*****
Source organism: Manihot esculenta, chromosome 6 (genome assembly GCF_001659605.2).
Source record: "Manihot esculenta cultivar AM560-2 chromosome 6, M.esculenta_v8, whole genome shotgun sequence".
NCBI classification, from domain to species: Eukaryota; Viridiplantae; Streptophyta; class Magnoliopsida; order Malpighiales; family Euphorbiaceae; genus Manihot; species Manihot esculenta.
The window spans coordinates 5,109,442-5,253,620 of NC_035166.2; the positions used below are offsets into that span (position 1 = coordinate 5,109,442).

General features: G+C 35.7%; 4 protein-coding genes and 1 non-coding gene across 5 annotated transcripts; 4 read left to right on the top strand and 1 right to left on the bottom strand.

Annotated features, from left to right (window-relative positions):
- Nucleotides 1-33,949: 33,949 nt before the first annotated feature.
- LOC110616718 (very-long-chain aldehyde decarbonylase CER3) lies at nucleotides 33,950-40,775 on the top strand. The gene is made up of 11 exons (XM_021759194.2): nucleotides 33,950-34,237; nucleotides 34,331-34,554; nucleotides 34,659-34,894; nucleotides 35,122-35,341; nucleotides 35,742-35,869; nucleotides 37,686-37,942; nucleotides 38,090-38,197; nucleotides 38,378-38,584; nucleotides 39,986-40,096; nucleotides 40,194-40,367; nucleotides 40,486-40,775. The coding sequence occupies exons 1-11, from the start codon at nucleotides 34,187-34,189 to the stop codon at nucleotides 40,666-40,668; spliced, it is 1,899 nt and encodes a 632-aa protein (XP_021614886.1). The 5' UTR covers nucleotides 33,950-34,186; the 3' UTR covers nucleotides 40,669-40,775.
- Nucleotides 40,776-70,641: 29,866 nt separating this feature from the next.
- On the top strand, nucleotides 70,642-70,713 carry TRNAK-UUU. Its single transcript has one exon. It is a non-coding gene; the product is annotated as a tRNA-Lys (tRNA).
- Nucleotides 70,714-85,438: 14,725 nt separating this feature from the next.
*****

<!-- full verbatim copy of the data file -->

Source organism: Manihot esculenta, chromosome 6 (genome assembly GCF_001659605.2).
Source record: "Manihot esculenta cultivar AM560-2 chromosome 6, M.esculenta_v8, whole genome shotgun sequence".
NCBI classification, from domain to species: Eukaryota; Viridiplantae; Streptophyta; class Magnoliopsida; order Malpighiales; family Euphorbiaceae; genus Manihot; species Manihot esculenta.
The window spans coordinates 5,109,442-5,253,620 of NC_035166.2; the positions used below are offsets into that span (position 1 = coordinate 5,109,442).

General features: G+C 35.7%; 4 protein-coding genes and 1 non-coding gene across 5 annotated transcripts; 4 read left to right on the top strand and 1 right to left on the bottom strand.

Annotated features, from left to right (window-relative positions):
- Nucleotides 1-33,949: 33,949 nt before the first annotated feature.
- LOC110616718 (very-long-chain aldehyde decarbonylase CER3) lies at nucleotides 33,950-40,775 on the top strand. The gene is made up of 11 exons (XM_021759194.2): nucleotides 33,950-34,237; nucleotides 34,331-34,554; nucleotides 34,659-34,894; nucleotides 35,122-35,341; nucleotides 35,742-35,869; nucleotides 37,686-37,942; nucleotides 38,090-38,197; nucleotides 38,378-38,584; nucleotides 39,986-40,096; nucleotides 40,194-40,367; nucleotides 40,486-40,775. The coding sequence occupies exons 1-11, from the start codon at nucleotides 34,187-34,189 to the stop codon at nucleotides 40,666-40,668; spliced, it is 1,899 nt and encodes a 632-aa protein (XP_021614886.1). The 5' UTR covers nucleotides 33,950-34,186; the 3' UTR covers nucleotides 40,669-40,775.
- Nucleotides 40,776-70,641: 29,866 nt separating this feature from the next.
- On the top strand, nucleotides 70,642-70,713 carry TRNAK-UUU. Its single transcript has one exon. It is a non-coding gene; the product is annotated as a tRNA-Lys (tRNA).
- Nucleotides 70,714-85,438: 14,725 nt separating this feature from the next.